I am curious if any former religious types have the same problem...

Every now and then I find myselft starting to pray for something. I'm not acutally praying. However, I hear the words forming in my brain. For example, a friend of mine is waiting to hear about a job promotion this morning. I REALLY want him to get the job. All the sudden I realized I was about to say a silent prayer for his success. I shook it off quickly. It's not that I think prayer is bad, just pointless. I guess after 28 years or so of the practice, it's a hard habit to break.

Anyone have a similar situation and would care to share their experiences?

Views: 304

Reply to This

Replies to This Discussion

That used to happen for a split second.  Now I simply hope.  Which probably does as little good as prayer.

I hear that! I guess it's just something that goes away over time.

Maybe I should have prayed lol j/k. My friend did NOT get the promotion.

TThat used to happen to me too. I was "raised in the faith." I've been an atheist for a few years now. It gets better. It's just a mental knee-jerk reaction. lol

Same here.  Took me a couple of months.

I think this runs far deeper, psychologically, than religion.  One of the most powerful facets of the human mind is the very concept of the mind itself - theory of mind.  Anyway, long story short, one of our biggest evolutionary advantages is being able to interpret/evaluate the motivations of 'others'.  So you see tracks, realize the animal is heading to the water hole, and you take a short cut to get there first - lions cannot do this and must therefore follow the tracks.

This tool is very powerful but also very expensive (in intellect) and therefore we get the best bang for the buck by using it as often as possible.  This leaves us pleading 'start start' as we turn the key in our cars on a cold morning.  It leaves us shouting 'no no no' as we rush to stop a vase from falling off a shelf.  In other words, we treat inanimate objects, and even abstract concepts like 'situations', as another conscious mind that can be interpreted, predicted, and with which we can plead or argue.  It's just human nature, and important to realize but not necessarily religious residue still polluting our minds.  I wrote a blog about it here.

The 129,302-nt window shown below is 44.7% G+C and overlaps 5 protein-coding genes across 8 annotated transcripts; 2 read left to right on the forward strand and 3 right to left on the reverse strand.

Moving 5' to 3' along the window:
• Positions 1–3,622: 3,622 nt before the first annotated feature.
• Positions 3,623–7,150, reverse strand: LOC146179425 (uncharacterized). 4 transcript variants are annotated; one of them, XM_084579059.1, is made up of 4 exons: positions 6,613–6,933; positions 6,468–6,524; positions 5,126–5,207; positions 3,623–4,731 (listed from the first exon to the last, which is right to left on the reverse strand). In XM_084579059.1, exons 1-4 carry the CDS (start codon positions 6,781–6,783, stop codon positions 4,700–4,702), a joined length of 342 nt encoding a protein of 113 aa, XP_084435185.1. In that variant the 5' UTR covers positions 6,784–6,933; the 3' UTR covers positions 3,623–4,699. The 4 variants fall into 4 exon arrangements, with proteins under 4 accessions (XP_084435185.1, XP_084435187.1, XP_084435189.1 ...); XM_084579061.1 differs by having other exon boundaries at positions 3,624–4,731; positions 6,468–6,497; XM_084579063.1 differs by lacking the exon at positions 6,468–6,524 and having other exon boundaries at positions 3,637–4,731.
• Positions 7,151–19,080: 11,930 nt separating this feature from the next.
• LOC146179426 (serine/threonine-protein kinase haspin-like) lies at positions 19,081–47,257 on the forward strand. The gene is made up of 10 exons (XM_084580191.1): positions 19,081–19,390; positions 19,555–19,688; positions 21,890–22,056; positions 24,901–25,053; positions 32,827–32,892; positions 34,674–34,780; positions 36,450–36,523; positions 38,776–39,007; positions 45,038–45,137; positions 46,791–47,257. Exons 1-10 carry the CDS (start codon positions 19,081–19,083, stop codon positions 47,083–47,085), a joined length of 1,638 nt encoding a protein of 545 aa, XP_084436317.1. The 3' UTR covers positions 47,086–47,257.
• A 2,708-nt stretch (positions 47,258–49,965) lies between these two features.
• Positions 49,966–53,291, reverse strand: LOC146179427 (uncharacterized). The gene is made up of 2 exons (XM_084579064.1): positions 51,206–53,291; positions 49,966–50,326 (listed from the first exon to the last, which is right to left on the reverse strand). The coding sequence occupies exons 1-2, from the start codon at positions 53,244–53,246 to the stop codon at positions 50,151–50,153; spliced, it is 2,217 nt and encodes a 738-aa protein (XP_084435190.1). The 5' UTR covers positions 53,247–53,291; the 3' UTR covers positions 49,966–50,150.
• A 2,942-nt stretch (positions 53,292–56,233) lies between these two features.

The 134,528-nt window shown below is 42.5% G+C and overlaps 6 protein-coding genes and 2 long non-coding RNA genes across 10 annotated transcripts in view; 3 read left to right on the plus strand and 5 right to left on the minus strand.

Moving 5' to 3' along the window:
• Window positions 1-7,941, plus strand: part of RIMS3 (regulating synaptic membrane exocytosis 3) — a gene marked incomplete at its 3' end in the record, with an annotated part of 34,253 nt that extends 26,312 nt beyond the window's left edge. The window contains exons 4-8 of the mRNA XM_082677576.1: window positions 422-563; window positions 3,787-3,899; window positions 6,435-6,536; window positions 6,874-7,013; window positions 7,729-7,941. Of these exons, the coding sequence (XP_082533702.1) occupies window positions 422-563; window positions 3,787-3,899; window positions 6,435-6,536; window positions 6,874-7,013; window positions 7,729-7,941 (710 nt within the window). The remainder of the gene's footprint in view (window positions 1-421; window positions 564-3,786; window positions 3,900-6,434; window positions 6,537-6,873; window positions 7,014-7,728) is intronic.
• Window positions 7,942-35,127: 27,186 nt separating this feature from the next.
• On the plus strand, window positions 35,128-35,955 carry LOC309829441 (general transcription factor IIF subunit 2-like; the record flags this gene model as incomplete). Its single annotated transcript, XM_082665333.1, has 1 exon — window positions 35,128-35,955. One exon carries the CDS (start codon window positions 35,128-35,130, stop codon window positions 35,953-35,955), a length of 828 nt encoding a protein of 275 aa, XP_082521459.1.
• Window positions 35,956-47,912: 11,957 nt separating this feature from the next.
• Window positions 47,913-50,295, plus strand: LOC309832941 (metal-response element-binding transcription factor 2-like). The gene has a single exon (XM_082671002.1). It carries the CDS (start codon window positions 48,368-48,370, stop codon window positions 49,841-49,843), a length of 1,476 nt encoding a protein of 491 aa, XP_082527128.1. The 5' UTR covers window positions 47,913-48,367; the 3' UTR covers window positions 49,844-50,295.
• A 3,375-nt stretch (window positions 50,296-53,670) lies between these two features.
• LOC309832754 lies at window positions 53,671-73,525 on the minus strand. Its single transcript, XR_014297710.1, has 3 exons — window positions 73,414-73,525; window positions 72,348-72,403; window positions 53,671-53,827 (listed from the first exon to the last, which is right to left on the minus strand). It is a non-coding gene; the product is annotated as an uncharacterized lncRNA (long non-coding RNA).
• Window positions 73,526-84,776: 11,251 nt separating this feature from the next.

Interesting, Heather, and maybe too intellectual.

What say you to the idea that people live on a continuum between dominance and submission?

The most dominant are likely to say "I want that!" and figure out the value of tracks. Seeing others using the tracks, they might lie in wait and ambush them. The most submissive are likely to follow tracks and maybe get ambushed.

We are the offspring of the more aggressive blue-green algae. (The most aggressive evolved to become Republicans.)

Finally! An explanation for Rick Santorum!

pax vobiscum,
archaeopteryx
www.in-His-own-image.com

For a perfect example; watch a PGA match. Every golfer believes that leaning, shouting or gesticulating while the ball is in the air will somehow alter the balls flight.

That is a damned good article Heather wrote (linked at the end of her comment).  It is an important distinction between the most intelligent animals (including us) and the merely intelligent animals (dogs, cats, etc.).

No harm in it, as long as you are aware how pointless and silly it is to pray - and you seem to be.

Sometimes, just for fun, when I'm alone and hoping for something to happen I throw my hands in the air and do a raindance while chanting "Jeeezusss chrrriist the lloaard almighteeh will do theeh miracle-aah I belieeeve-ah!"

It's funny as long as you're not actually praying.

Once I was about to sacrifice a goat but snapped out of it just in time. Still didn’t win the lotto though……….

My dad sent me (and my sibs) to Catholic schools, where nuns and priests taught me to be helpless and depend on prayer.

At home my parents insisted on quality work and I gained some self-confidence. I was not then aware of a contradiction between my school-taught helplessness and my home-taught confidence. It may have been my first step toward disbelief.

Other early steps? My decision that parents have to earn honor, my realization that I have only two cheeks to turn, and my realization that doubt is necessary to thinking.

During eight years in college (I changed major twice and worked part- or full-time jobs), existentialism helped me leap into what then seemed like the void of non-belief. I soon realized that non-belief is vastly richer than belief.

What remains? Fifty years later I still like the sound of a pipe organ playing New Orleans jazz or other spirited non-church music.

RSS

Blog Posts

The tale of the twelve officers

Posted by Davis Goodman on August 27, 2014 at 3:04am 0 Comments

Birthday Present

Posted by Caila Rowe on August 26, 2014 at 1:29am 3 Comments

Services we love!

We are in love with our Amazon

Book Store!

Gadget Nerd? Check out Giz Gad!

Advertise with ThinkAtheist.com

In need a of a professional web site? Check out the good folks at Clear Space Media

© 2014   Created by umar.

Badges  |  Report an Issue  |  Terms of Service